Onam celebrates culture and mythology for Malayalis in Mason

Ally Guo | Staff Writer

 During the festival of Onam, King Mahabali returns to Kerala to visit his people.

Onam is an annual harvest festival celebrated in the Kerala state of India during the month of Chingam of the Malayalam calendar. Despite technically being a Hindu holiday, it is observed by Malayali communities of many religions both in and out of Kerala. It typically occurs in August and September, falling on August 22 through September 2 this year. The ten-day holiday is filled with feasting and festivities as it commemorates an important Hindu legend.

Senior Nandana Nair said Onam celebrates the beloved King Mahabali, who is said to have ruled Kerala kindly and wisely in ancient times.

“The subjects in [Mahabali’s] kingdom loved him because the rich and poor were treated the same –there was no discrimination,” Nair said. “[However], the Gods weren’t too happy about that because the king [was] getting all this attention and fame [and] they wanted to remain superior.”

Because of their resentment, the Gods sought out Vishnu, one of the main Gods in Hinduism who acts as a preserver of the world. Vishnu, who has ten avatars, took on the form of his fifth avatar, the unassuming dwarf monk Vamana, and approached Mahabali to ask for three steps of land, to which Mahabali agreed .

“When the king agreed, Lord Vishnu started growing,” Nair said. “He grew and grew [to] cosmic proportions. The first step he took covered the entirety of the Earth, the second step he took covered the entirety of the sky, and the third step he would have taken would have destroyed the entire Earth. So the king [said], ‘Take the third step on my head.’ [Vishnu] took the third step on the king’s head, and the king [got] pushed into the netherworld.”

According to junior Sneha Menon, Vishnu was so impressed by this display of selflessness and humility from Mahabali that he granted Mahabali a reward.

“Vishnu was really surprised over Mahabali’s generosity,” Menon said. “He decided Mahabali could return to his kingdom every once a year to meet his people or look over his kingdom.”

Many festivities occur during Onam to honor this return, including several traditional forms of dance. 

One such dance is Thiruvathira, which is performed by women around lamps and candles. Another is Kathakali, which uses elaborate costumes, vibrant facial expressions and vivid hand gestures to enact mythological legends.

Another important tradition is Pookkalam, a floral variation of the Indian art form Rangoli. While Rangoli is practiced throughout India during a variety of different holidays and occasions, Pookkalam is only created during Onam.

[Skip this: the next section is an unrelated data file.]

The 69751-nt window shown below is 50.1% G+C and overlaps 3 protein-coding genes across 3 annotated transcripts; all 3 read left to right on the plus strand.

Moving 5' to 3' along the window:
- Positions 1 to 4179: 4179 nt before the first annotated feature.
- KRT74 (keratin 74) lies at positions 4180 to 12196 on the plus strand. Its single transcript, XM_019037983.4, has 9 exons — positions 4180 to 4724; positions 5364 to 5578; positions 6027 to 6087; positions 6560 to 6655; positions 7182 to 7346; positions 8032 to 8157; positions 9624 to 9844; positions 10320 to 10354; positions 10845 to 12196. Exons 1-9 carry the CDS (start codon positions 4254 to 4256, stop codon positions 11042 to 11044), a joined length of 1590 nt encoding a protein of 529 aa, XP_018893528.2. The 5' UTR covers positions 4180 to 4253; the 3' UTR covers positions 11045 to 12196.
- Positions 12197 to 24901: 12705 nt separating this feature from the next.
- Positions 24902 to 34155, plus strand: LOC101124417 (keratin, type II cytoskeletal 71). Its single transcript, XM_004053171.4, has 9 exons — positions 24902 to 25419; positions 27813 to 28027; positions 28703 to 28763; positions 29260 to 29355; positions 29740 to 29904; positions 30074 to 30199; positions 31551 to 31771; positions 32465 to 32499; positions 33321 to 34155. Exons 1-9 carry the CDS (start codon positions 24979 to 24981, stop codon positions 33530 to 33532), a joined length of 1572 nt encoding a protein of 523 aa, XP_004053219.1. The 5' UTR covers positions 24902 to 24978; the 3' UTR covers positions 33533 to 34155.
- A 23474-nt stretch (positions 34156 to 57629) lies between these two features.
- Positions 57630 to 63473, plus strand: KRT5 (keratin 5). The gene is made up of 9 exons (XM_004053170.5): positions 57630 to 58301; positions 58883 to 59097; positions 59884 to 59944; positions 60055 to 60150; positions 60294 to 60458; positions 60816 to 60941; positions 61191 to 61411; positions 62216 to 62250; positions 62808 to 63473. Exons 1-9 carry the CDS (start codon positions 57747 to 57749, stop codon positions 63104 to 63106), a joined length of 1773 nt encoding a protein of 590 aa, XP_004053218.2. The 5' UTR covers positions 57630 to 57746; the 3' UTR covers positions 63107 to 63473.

“We use flowers to create Pookkalam, which is using flowers to make decorations [and] designs on the floor,” Nair said. “And we put candles and lamps around it.” 

More and more flowers are typically added to Pookkalam designs over the course of the festival, sometimes with only certain colors or flower varieties each day, causing them to grow in size. It is typically placed at the entrances of buildings to welcome Mahabali into the home.

Alongside performances and decorations, since agriculture is a major part of Kerala, food is also an important component of Onam, especially the massive vegetarian sadya (feast).

“The most important day of Onam is the Thiruvonam,” Menon said. “On that day, [we eat] a nine course meal, and there’s four to five dishes of vegetables. Some of the food items are rice, sambar, rasam [and] avial. At the end of that, [there’s] a sweet dessert called payasam. They’re all served on a banana leaf; everything is on a banana leaf.”

However, though many Onam festivities have carried over into Malayali communities outside of Kerala, Nair said the scope of Onam celebrations in Kerala couldn’t be matched and she sometimes wishes she could have the full experience.

“During Onam, the entirety of Kerala is celebrating,” Nair said. “We have huge boats with 50, 60 people on there, and we have boat races. There are elephants that are decorated on the street, greeting every house. People are dancing. There’s so much singing. People are playing instruments. That’s how you celebrate it in Kerala, but the most I can do here is have a cooked meal with my family.”

Despite this, Nair said she greatly values the sense of community Onam fosters, especially in how it can bridge together people of so many different backgrounds and beliefs.

“Like the myth said, the king is coming to visit us,” Nair said. “That’s why it’s such a big deal, and [everyone] kind of put[s] religion aside and just come[s] together as a family, as a community to celebrate this big festival. That’s what I really like to see because a lot of religions celebrate it. It’s not just Hindus celebrating it, so that’s what’s really special.”